Washington State's Liquor and Cannabis Board (LCB) on Friday released new regulations that force businesses to stop selling THC products if they don't hold a valid cannabis license.
The rule changes include the sale of any products with a detectable amount of THC, with violators subject to criminal sanctions.
According to Justin Bedford, regulatory analyst at cannabis compliance software outfit Simplifya, the impact on cannabis industry stakeholders should not be understated.
"Though this change is bad news for non-LCB licensed retailers who have legally sold these products for years under the FDA's 2018 Farm Bill, the change essentially gives unilateral control of all hemp-derived THC product sales to licensed cannabis businesses, which is great news for cannabis stakeholders in the state," he says.
The move allows businesses with an LCB license to regain near sole possession of a large market of consumers who previously could purchase products at grocery stores and gas stations across the state. Now, these transactions must occur exclusively at cannabis dispensaries.
The LCB also outlawed the production, processing, manufacturing or sale of any synthetically derived (or completely synthetic) cannabinoid, with an exception for any product approved by the FDA. The LCB specifically identified K2, Spice and Bath Salts. However, while it may seem like the state is trying to end the sale of synthetics, the regulatory change may have a larger endgame.
"Though one of the main intentions of this regulatory change is to curtail sales of cannabis synthetics, it seems that the biggest aim is to bolster the [Washington State] cannabis industry by supplying it with a new flood of potential consumers," Bedford says.
Recreational sales in the state's cannabis industry contracted from 2021 to 2022, leading to the first period that the industry didn't experience yearly growth. A report in the Seattle Times says cannabis sales totaled $1.4 billion in fiscal year 2022, down from $1.5 billion the year prior.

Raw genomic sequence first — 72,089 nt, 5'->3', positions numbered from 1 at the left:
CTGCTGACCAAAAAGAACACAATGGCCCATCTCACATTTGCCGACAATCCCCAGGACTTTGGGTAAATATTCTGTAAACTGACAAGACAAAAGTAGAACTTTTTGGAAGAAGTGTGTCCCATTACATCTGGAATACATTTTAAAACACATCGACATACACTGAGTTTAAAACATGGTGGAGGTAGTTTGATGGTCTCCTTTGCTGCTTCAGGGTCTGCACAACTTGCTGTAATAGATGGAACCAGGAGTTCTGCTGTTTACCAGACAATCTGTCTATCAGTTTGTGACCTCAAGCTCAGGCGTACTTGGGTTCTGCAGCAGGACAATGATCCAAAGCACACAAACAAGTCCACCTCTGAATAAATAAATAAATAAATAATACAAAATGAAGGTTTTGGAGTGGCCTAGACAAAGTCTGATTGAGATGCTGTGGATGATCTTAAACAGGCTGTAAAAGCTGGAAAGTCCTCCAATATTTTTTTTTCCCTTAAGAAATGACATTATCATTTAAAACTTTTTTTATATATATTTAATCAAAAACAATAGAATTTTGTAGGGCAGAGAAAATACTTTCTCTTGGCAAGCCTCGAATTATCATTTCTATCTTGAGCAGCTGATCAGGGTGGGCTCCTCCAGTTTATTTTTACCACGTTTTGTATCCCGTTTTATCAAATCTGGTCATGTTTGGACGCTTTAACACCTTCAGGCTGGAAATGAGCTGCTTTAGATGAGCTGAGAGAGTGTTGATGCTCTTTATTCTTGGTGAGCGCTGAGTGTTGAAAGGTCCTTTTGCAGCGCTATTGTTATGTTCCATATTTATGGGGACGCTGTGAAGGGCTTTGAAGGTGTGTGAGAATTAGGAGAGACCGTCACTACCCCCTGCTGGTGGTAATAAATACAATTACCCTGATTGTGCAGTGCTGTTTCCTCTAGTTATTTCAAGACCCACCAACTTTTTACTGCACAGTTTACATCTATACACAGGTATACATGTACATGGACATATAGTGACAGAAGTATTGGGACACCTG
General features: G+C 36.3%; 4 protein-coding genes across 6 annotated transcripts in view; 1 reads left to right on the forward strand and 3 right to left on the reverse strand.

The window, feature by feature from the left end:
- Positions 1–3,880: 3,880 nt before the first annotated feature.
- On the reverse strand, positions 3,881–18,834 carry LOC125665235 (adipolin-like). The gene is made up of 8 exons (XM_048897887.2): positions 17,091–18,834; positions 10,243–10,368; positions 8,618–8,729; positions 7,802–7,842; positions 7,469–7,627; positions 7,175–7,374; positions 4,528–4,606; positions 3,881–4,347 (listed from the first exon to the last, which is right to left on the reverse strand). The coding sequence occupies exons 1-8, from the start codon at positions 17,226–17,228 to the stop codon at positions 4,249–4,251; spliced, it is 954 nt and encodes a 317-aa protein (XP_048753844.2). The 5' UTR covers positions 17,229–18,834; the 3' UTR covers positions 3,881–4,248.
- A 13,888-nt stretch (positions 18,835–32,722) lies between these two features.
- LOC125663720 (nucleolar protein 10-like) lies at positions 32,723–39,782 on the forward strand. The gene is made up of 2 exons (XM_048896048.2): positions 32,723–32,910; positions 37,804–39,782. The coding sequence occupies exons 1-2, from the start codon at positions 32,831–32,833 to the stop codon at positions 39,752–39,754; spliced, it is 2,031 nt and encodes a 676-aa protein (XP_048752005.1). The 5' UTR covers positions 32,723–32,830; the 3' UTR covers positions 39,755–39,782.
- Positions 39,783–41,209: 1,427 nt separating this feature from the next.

According to Bedford, the legal change will undoubtedly lead to the recapture of a large market of consumers who otherwise would have no reason to contribute to the state's cannabis industry.
The CBD industry, namely manufacturers and retailers, will feel the largest potential ramifications of the rule change because most of the products sold by unlicensed retailers are CBD products derived from hemp.
"The U.S. hemp-derived CBD product market has matured into a multi-billion dollar industry, and Washington is a large contributor," Bedford says. "Though it is possible to isolate CBD from a hemp plant and create a hemp-derived product with no trace of THC (which would still be legally salable for these unlicensed businesses), the majority of products currently sitting on shelves in these businesses do have trace amounts of THC in them."
Bedford adds that it could prove difficult for retailers to pivot away from CBD sales, which may lead to some hard decisions. "Many businesses that sell these CBD products will likely look to partner with existing LCB-licensed cannabis businesses so they aren't sitting on inventory that they're no longer allowed to legally sell."
The LCB did specify that cannabis health and beauty aid products, as well as those approved by the FDA, like hemp seed and hemp seed oil, are exempt from the licensing mandate.
Cannabis Equipment News reached out to the LCB, but the agency has not yet responded to our request for comment.